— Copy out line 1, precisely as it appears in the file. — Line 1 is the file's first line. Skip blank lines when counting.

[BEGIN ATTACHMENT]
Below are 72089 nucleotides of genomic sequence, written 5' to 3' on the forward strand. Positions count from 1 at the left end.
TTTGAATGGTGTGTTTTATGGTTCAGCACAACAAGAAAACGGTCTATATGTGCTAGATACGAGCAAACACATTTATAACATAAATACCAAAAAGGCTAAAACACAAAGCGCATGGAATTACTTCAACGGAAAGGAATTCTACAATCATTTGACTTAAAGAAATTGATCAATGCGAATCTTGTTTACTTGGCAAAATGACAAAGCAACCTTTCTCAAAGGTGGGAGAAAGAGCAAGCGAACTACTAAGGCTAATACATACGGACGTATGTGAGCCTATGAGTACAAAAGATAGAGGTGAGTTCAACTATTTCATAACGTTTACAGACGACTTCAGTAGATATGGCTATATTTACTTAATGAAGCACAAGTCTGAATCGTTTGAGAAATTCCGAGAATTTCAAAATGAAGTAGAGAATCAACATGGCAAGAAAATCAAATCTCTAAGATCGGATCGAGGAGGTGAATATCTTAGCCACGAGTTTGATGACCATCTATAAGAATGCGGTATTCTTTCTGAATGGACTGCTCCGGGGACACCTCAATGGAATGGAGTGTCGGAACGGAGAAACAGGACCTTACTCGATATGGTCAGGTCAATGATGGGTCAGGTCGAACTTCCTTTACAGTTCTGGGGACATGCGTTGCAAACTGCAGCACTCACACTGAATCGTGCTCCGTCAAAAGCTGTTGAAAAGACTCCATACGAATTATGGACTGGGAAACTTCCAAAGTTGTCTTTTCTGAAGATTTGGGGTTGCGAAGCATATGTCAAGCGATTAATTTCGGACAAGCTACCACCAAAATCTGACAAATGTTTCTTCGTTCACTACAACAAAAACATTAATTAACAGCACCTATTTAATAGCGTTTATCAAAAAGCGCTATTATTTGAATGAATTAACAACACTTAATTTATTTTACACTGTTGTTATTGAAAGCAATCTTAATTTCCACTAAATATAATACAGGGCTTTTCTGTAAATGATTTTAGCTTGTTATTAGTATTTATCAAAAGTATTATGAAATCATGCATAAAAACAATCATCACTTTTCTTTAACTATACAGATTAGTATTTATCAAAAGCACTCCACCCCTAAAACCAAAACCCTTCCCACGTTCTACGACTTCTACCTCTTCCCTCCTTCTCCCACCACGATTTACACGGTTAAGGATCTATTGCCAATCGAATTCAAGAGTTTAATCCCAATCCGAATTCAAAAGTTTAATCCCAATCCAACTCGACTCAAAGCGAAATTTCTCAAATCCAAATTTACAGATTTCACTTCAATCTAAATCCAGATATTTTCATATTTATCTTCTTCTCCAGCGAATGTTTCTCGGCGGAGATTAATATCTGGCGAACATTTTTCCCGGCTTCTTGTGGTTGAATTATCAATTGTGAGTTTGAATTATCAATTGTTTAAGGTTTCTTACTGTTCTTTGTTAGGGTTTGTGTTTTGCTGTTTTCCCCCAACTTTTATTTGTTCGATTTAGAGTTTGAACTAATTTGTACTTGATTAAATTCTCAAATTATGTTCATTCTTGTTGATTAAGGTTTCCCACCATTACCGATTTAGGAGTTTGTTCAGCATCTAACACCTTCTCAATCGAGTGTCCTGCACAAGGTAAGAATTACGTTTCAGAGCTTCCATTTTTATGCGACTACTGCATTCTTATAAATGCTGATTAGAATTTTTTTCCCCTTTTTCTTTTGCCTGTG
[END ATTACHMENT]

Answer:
Below are 72089 nucleotides of genomic sequence, written 5' to 3' on the forward strand. Positions count from 1 at the left end.